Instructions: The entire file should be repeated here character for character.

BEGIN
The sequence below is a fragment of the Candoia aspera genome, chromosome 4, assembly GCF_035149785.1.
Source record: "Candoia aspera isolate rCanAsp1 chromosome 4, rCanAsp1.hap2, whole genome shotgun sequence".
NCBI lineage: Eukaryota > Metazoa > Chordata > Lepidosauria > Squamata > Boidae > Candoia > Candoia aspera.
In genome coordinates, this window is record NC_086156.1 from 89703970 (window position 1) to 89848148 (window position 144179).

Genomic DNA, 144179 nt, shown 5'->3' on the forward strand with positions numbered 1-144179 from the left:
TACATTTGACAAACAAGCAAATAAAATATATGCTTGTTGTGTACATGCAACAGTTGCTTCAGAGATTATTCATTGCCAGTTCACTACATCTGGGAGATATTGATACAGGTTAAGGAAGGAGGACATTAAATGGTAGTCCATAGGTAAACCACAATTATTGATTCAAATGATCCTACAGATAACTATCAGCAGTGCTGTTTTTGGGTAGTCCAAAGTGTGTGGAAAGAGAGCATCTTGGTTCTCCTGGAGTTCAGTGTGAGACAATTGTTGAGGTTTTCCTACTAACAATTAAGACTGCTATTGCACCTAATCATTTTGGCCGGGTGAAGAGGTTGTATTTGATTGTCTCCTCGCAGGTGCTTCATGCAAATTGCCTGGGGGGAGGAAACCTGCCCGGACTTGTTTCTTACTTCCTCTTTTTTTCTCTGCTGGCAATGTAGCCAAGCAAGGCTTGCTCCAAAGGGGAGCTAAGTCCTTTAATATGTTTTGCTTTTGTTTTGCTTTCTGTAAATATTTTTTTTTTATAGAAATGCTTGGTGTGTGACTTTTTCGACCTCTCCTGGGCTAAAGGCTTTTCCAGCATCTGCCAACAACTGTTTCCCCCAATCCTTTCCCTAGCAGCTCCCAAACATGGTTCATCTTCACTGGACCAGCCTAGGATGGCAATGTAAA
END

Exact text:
The sequence below is a fragment of the Candoia aspera genome, chromosome 4, assembly GCF_035149785.1.
Source record: "Candoia aspera isolate rCanAsp1 chromosome 4, rCanAsp1.hap2, whole genome shotgun sequence".
NCBI lineage: Eukaryota > Metazoa > Chordata > Lepidosauria > Squamata > Boidae > Candoia > Candoia aspera.
In genome coordinates, this window is record NC_086156.1 from 89703970 (window position 1) to 89848148 (window position 144179).

Genomic DNA, 144179 nt, shown 5'->3' on the forward strand with positions numbered 1-144179 from the left:
TACATTTGACAAACAAGCAAATAAAATATATGCTTGTTGTGTACATGCAACAGTTGCTTCAGAGATTATTCATTGCCAGTTCACTACATCTGGGAGATATTGATACAGGTTAAGGAAGGAGGACATTAAATGGTAGTCCATAGGTAAACCACAATTATTGATTCAAATGATCCTACAGATAACTATCAGCAGTGCTGTTTTTGGGTAGTCCAAAGTGTGTGGAAAGAGAGCATCTTGGTTCTCCTGGAGTTCAGTGTGAGACAATTGTTGAGGTTTTCCTACTAACAATTAAGACTGCTATTGCACCTAATCATTTTGGCCGGGTGAAGAGGTTGTATTTGATTGTCTCCTCGCAGGTGCTTCATGCAAATTGCCTGGGGGGAGGAAACCTGCCCGGACTTGTTTCTTACTTCCTCTTTTTTTCTCTGCTGGCAATGTAGCCAAGCAAGGCTTGCTCCAAAGGGGAGCTAAGTCCTTTAATATGTTTTGCTTTTGTTTTGCTTTCTGTAAATATTTTTTTTTTATAGAAATGCTTGGTGTGTGACTTTTTCGACCTCTCCTGGGCTAAAGGCTTTTCCAGCATCTGCCAACAACTGTTTCCCCCAATCCTTTCCCTAGCAGCTCCCAAACATGGTTCATCTTCACTGGACCAGCCTAGGATGGCAATGTAAA